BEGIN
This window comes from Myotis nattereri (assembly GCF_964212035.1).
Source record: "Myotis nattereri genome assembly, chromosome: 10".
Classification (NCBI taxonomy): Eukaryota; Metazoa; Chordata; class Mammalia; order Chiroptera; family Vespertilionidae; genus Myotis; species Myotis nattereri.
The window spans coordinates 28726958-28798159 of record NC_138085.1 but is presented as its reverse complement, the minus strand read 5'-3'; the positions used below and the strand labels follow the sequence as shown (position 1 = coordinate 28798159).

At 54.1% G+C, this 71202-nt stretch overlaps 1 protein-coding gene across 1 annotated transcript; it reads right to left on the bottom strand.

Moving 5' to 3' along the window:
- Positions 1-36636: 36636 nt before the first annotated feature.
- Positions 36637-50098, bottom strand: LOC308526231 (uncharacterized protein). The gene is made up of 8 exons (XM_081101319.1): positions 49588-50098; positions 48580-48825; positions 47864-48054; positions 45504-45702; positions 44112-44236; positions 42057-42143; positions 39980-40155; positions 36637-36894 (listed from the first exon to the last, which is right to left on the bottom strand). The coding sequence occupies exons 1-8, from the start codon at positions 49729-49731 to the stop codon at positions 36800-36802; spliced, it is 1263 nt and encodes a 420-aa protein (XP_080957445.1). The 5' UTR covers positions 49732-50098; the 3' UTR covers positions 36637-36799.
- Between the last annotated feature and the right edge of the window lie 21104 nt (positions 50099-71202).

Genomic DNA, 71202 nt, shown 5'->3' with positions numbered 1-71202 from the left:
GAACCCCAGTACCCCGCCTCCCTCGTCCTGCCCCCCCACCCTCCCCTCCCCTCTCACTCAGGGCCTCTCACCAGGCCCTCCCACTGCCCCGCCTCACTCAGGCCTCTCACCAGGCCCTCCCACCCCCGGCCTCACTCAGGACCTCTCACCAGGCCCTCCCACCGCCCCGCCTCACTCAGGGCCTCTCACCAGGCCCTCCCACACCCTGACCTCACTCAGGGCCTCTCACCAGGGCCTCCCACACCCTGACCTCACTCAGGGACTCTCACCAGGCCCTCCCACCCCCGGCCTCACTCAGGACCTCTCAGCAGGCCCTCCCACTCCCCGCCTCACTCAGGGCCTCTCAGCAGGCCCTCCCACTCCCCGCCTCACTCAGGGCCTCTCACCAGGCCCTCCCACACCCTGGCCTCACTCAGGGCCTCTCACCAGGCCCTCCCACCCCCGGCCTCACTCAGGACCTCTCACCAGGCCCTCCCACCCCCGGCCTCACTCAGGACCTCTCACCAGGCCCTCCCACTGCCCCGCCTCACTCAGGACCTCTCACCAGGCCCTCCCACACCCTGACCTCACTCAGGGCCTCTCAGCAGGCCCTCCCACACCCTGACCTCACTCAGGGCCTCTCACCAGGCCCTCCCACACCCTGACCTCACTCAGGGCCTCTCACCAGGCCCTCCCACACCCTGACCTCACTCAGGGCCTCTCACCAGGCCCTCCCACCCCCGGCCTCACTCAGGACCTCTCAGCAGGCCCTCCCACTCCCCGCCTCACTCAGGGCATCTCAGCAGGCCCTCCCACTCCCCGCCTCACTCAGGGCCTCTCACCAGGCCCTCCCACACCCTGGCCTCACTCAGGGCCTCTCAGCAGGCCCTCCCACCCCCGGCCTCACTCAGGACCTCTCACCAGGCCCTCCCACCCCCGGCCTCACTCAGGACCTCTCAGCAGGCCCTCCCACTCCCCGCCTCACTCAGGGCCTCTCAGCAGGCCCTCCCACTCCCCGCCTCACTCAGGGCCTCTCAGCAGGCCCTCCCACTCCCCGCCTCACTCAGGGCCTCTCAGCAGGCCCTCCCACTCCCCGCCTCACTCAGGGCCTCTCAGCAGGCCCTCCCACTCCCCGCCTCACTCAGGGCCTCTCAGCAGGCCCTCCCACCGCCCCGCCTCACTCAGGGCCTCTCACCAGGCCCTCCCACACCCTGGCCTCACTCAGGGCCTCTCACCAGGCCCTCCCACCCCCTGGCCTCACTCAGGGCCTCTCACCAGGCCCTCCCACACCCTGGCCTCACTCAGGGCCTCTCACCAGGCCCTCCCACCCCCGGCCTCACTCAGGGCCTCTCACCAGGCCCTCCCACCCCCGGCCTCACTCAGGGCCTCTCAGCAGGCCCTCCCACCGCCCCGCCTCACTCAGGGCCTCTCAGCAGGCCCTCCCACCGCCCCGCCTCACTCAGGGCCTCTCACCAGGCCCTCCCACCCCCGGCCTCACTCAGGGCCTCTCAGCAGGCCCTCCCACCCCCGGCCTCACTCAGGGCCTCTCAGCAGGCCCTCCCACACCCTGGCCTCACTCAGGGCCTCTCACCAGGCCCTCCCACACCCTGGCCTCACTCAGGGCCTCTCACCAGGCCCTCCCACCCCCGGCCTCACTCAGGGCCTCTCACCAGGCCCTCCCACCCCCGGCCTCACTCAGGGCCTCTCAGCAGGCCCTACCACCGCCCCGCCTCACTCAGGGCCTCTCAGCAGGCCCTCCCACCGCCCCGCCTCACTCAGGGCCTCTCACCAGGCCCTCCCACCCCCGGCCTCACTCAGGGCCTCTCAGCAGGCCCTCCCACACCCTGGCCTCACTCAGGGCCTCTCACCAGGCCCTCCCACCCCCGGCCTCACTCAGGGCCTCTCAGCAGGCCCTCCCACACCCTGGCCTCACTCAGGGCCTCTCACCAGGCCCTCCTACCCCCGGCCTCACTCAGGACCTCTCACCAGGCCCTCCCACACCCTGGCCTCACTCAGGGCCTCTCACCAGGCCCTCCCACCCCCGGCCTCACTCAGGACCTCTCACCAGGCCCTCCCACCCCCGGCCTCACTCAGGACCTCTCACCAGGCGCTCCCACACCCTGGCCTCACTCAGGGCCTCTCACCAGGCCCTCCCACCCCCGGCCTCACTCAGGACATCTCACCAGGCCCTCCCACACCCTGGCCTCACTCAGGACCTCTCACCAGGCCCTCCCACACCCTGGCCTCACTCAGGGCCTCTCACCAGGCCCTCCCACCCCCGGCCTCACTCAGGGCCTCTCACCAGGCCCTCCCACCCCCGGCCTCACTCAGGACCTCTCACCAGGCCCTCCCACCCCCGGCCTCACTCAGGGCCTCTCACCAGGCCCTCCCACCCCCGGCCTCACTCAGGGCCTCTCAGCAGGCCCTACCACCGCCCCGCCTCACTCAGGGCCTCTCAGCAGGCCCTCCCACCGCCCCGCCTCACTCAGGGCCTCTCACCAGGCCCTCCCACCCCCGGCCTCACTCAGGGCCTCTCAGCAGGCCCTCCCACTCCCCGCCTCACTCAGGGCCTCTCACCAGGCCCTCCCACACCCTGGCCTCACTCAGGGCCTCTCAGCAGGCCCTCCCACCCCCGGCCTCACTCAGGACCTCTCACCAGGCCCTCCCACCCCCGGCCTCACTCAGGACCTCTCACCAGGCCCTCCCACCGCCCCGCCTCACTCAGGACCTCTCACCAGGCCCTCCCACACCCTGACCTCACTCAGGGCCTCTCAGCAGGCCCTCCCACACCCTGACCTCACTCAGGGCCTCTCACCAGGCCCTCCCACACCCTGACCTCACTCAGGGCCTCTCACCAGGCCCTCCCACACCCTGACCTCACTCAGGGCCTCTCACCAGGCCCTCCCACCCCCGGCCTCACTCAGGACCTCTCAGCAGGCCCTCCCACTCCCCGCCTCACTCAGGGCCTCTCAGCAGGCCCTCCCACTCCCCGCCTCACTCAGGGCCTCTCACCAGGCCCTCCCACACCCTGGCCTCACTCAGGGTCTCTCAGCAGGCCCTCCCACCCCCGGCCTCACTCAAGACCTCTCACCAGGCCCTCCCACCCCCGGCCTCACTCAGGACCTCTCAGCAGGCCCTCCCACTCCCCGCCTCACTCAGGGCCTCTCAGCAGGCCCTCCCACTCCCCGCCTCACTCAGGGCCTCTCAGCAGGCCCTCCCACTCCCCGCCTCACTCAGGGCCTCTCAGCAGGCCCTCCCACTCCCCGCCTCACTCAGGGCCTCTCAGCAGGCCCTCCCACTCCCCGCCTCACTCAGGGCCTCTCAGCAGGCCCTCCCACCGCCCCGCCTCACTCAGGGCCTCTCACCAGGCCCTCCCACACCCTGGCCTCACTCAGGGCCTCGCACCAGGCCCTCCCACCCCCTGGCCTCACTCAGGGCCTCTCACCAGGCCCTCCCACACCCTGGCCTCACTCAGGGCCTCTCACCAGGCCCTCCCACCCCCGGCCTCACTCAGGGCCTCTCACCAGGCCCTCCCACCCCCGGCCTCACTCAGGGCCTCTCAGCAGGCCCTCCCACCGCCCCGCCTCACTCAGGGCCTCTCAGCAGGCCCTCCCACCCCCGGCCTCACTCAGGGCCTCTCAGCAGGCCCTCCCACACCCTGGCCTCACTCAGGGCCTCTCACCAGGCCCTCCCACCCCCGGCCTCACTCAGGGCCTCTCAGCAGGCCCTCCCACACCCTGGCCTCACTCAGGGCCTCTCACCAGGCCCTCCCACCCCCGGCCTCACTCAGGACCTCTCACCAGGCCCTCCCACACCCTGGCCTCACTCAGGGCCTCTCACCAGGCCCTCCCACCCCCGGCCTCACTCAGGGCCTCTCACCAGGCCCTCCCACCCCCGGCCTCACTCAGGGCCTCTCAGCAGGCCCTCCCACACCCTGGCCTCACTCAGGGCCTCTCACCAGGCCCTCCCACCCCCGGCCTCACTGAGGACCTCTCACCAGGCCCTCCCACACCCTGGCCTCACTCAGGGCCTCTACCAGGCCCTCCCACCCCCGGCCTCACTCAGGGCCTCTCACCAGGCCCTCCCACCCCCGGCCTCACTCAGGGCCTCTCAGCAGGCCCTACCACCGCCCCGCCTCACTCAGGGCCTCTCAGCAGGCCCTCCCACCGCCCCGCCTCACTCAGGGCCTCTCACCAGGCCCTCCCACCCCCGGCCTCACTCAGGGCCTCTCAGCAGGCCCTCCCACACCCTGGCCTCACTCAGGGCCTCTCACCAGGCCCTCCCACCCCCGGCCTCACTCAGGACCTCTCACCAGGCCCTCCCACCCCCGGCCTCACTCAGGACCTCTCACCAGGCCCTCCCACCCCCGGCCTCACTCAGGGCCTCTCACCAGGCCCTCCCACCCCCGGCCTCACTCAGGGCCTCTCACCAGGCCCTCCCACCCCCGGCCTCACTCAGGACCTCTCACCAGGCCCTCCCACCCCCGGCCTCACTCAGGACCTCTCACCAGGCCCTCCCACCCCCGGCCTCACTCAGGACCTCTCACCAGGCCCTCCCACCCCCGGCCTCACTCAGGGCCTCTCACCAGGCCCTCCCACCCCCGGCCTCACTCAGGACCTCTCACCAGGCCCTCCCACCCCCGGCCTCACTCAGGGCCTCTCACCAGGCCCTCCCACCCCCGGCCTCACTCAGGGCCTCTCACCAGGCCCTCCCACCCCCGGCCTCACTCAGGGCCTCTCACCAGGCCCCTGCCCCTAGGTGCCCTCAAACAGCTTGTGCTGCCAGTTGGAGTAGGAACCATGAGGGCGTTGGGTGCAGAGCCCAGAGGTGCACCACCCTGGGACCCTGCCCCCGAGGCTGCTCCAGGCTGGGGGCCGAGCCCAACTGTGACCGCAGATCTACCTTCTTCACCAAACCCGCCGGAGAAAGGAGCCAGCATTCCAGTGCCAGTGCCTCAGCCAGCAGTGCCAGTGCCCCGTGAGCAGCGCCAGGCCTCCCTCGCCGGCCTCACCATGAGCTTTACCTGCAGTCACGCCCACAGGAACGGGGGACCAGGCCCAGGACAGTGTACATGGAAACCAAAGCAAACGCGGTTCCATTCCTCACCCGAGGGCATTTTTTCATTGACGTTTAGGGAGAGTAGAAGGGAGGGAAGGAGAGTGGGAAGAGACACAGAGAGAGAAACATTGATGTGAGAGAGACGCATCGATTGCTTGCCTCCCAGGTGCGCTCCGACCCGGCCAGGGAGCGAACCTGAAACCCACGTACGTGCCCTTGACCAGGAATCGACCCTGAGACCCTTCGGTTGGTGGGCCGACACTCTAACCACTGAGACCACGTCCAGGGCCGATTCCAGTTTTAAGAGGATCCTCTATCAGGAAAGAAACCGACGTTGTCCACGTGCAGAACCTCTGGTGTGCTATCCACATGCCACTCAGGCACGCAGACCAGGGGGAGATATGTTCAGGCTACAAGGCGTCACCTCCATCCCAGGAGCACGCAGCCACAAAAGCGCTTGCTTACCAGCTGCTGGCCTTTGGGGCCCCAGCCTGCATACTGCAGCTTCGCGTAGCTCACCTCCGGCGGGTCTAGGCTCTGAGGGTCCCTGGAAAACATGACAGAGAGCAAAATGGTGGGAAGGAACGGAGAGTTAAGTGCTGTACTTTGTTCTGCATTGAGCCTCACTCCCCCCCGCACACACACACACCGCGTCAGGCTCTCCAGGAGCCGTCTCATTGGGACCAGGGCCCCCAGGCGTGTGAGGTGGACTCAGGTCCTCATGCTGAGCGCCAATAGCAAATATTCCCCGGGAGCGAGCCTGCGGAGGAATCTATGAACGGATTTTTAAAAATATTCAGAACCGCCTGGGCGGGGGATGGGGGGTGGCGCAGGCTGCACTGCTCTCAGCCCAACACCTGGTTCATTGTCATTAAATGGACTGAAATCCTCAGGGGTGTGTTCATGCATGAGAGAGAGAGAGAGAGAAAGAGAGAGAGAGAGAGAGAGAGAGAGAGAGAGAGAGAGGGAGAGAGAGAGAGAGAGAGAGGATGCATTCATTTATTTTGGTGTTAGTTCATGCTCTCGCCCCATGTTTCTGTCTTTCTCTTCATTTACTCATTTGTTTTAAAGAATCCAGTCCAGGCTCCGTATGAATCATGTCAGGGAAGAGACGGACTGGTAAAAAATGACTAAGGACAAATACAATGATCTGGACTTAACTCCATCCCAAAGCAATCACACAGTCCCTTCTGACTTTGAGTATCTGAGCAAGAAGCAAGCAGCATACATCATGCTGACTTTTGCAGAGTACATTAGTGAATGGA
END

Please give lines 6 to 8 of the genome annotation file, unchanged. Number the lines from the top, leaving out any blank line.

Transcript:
Moving 5' to 3' along the window:
- Positions 1-36636: 36636 nt before the first annotated feature.
- Positions 36637-50098, bottom strand: LOC308526231 (uncharacterized protein). The gene is made up of 8 exons (XM_081101319.1): positions 49588-50098; positions 48580-48825; positions 47864-48054; positions 45504-45702; positions 44112-44236; positions 42057-42143; positions 39980-40155; positions 36637-36894 (listed from the first exon to the last, which is right to left on the bottom strand). The coding sequence occupies exons 1-8, from the start codon at positions 49729-49731 to the stop codon at positions 36800-36802; spliced, it is 1263 nt and encodes a 420-aa protein (XP_080957445.1). The 5' UTR covers positions 49732-50098; the 3' UTR covers positions 36637-36799.